I wanted a solar wax melter for a long time. It just seemed like such a neat idea. I saved DIY plans whenever I came across them. But I never got around to getting one made.
Soon after I got my bees, I had started accumulating wax from burr comb scrapings and culled frames. After several years, I realized I had too much wax just cluttering up my workshop. And even worse, I discovered that wax moths had arrived to get the recycling job done, despite my procrastination. That did it! Last year, I gave up on my fantasy of building one for myself and just bought a Lyson solar wax melter.
Beeswax is a precious thing. Every pound of wax costs the bees about six to eight pounds of honey used as energy to fuel the bees’ metabolisms to make wax and draw out the combs. And in turn, that amount of honey represents more than a hundred thousand miles of foraging flights to gather nectar and untold billions of wing beats to evaporate down into honey. Beekeepers know that drawn comb is gold, but what about the inconvenient bits we’re constantly scraping off the frames and between the boxes? Many beekeepers just toss that on the ground. And even though I carefully collected it in Tupperware containers, I wasn’t doing much better by just letting it pile up for the mice and moths.
When I brought the melter home and set it up in my yard, I didn’t know what to expect, so I dumped in some wax from the day’s bee work and left it. The next day I was delighted to find a neat blob of lovely clean wax in the collection pan and nothing but gunk (slumgum) left on the tray above. Well, it’s spring, I told myself, so of course the wax looks nice. Next, I tried melting some very dark brood combs. This produced clean wax, too, and left behind amazing black “skeletons” of the pupal cocoons on the tray. Pretty soon, I was almost as interested in seeing the wax melter’s daily product as I was to check on my bees.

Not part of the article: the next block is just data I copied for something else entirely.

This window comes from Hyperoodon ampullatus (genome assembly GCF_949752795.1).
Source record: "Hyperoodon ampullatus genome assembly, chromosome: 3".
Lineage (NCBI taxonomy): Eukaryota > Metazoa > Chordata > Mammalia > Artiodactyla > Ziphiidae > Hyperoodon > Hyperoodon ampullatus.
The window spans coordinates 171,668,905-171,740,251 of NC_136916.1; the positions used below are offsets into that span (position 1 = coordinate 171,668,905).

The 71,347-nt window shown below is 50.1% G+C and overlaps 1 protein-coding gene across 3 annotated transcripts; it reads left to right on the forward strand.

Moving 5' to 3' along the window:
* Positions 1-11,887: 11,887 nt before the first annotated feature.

Now when I work my bees, I simply collect all the bits of comb and slip them into the melter on my way out of the yard. When I cull a comb, I scrape the wax off the foundation and put the wax in the melter. Now and then, on a warm day, I scrape the slumgum out, but other than that, there is no maintenance. Except, of course, for periodically swapping out a filled tray of clean wax. The wax is clean enough that I melt it and use it, as is, for adding extra wax to my plastic foundation. If I was making candles, I would melt it again and do a second filtration.
If you’d like to make yourself a solar melter, there are plans aplenty on the Internet. One design I’ve always admired is this one from the Michigan Beekeeper’s Association. I am sure it would be a very satisfying project to undertake. But if you, like me, are perpetually hoping to do more things than time allows, then consider just buying a melter and putting it in service immediately.
If you happen to come and visit Betterbee this summer, you can see our solar wax melter working. Look for it behind the Bargain Barn.